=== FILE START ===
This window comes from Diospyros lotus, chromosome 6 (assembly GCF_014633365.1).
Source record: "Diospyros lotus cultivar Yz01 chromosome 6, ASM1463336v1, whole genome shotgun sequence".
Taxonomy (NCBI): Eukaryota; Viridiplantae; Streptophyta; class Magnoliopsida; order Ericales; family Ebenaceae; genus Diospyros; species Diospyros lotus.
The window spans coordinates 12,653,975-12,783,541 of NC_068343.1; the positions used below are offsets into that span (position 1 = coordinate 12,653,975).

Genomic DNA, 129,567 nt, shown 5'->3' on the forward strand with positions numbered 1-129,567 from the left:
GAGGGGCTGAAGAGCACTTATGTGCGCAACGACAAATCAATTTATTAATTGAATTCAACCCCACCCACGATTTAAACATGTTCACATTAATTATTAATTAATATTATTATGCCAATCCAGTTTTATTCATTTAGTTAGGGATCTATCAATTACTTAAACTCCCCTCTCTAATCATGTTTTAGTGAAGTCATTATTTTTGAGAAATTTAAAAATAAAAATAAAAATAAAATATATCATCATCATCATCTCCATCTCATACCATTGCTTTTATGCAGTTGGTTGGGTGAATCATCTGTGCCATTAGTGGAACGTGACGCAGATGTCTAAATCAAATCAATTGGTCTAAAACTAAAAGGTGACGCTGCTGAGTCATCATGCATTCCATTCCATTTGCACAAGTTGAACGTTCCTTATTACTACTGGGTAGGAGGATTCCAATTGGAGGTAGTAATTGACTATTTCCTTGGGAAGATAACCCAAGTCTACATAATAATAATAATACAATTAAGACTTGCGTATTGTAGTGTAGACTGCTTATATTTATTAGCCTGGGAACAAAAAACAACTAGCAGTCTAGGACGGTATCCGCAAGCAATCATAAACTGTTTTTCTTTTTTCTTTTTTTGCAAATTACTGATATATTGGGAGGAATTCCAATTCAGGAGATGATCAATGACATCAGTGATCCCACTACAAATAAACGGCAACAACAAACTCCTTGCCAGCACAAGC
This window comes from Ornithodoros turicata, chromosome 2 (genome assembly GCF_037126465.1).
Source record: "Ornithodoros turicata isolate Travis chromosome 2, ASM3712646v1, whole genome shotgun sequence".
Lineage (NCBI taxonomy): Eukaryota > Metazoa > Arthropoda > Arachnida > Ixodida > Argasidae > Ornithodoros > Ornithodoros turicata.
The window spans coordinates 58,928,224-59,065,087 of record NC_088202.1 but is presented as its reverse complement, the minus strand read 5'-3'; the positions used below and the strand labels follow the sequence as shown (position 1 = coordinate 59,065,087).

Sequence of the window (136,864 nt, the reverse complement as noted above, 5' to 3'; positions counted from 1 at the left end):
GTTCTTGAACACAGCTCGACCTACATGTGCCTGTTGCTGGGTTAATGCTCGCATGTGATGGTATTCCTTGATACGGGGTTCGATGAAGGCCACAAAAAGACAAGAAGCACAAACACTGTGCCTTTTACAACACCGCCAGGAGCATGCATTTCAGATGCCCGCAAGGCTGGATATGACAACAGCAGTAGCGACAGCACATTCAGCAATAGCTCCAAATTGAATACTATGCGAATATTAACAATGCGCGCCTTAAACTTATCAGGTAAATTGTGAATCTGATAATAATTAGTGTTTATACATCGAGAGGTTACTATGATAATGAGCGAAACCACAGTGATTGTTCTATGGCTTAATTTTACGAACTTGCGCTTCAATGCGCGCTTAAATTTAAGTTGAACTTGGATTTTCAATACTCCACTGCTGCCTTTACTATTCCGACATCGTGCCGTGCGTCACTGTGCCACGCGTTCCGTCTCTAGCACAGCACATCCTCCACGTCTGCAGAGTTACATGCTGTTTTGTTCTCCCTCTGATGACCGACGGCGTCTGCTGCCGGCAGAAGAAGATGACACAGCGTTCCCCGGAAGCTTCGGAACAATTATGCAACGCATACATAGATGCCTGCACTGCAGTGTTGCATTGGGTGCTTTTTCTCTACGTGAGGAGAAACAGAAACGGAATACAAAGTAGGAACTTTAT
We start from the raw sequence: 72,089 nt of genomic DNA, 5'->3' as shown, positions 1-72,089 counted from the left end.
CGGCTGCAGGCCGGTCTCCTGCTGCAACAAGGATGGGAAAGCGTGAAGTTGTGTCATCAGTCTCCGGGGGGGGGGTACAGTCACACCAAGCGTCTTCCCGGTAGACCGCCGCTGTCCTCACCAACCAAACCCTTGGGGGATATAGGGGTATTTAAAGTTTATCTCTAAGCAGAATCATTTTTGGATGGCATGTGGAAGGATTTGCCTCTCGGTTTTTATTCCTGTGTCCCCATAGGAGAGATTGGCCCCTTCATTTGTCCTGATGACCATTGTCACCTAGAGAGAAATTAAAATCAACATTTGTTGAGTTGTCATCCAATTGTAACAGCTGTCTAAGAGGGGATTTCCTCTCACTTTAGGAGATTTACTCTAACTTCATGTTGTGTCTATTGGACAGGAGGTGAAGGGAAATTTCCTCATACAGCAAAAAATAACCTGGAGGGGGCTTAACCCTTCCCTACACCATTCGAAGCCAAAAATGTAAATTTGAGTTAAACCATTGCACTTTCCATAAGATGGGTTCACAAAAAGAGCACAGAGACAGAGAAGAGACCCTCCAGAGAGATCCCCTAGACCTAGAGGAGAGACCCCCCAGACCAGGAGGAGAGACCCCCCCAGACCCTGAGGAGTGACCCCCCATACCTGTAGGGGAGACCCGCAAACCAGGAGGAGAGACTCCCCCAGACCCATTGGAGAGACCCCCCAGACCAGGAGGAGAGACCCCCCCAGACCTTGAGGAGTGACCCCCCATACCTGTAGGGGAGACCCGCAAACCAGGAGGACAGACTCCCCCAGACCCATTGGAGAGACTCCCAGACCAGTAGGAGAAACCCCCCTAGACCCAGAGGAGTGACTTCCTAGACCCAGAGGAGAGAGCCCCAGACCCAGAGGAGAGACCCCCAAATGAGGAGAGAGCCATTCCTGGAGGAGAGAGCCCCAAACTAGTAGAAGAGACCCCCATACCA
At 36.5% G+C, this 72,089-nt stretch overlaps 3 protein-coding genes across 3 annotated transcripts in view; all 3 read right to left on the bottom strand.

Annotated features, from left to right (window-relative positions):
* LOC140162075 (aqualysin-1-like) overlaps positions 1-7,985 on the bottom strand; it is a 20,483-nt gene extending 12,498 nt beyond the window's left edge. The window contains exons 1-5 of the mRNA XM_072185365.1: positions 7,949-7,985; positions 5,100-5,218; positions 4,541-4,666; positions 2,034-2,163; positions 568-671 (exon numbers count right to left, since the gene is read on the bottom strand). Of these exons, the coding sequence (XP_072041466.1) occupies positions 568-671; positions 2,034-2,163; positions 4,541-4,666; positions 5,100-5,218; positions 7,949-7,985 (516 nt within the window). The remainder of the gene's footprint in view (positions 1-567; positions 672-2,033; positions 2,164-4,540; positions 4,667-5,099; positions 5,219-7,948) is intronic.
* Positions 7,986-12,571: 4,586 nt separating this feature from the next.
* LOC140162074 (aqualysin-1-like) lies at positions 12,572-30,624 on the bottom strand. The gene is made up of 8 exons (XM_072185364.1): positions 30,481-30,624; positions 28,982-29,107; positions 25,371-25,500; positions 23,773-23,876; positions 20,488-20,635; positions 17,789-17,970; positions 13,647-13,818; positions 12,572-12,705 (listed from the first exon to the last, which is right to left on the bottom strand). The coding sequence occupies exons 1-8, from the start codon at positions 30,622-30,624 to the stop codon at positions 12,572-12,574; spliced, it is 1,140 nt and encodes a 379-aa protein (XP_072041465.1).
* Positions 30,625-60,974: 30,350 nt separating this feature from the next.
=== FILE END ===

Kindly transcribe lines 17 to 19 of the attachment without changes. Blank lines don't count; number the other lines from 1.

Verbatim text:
* LOC140162075 (aqualysin-1-like) overlaps positions 1-7,985 on the bottom strand; it is a 20,483-nt gene extending 12,498 nt beyond the window's left edge. The window contains exons 1-5 of the mRNA XM_072185365.1: positions 7,949-7,985; positions 5,100-5,218; positions 4,541-4,666; positions 2,034-2,163; positions 568-671 (exon numbers count right to left, since the gene is read on the bottom strand). Of these exons, the coding sequence (XP_072041466.1) occupies positions 568-671; positions 2,034-2,163; positions 4,541-4,666; positions 5,100-5,218; positions 7,949-7,985 (516 nt within the window). The remainder of the gene's footprint in view (positions 1-567; positions 672-2,033; positions 2,164-4,540; positions 4,667-5,099; positions 5,219-7,948) is intronic.
* Positions 7,986-12,571: 4,586 nt separating this feature from the next.
* LOC140162074 (aqualysin-1-like) lies at positions 12,572-30,624 on the bottom strand. The gene is made up of 8 exons (XM_072185364.1): positions 30,481-30,624; positions 28,982-29,107; positions 25,371-25,500; positions 23,773-23,876; positions 20,488-20,635; positions 17,789-17,970; positions 13,647-13,818; positions 12,572-12,705 (listed from the first exon to the last, which is right to left on the bottom strand). The coding sequence occupies exons 1-8, from the start codon at positions 30,622-30,624 to the stop codon at positions 12,572-12,574; spliced, it is 1,140 nt and encodes a 379-aa protein (XP_072041465.1).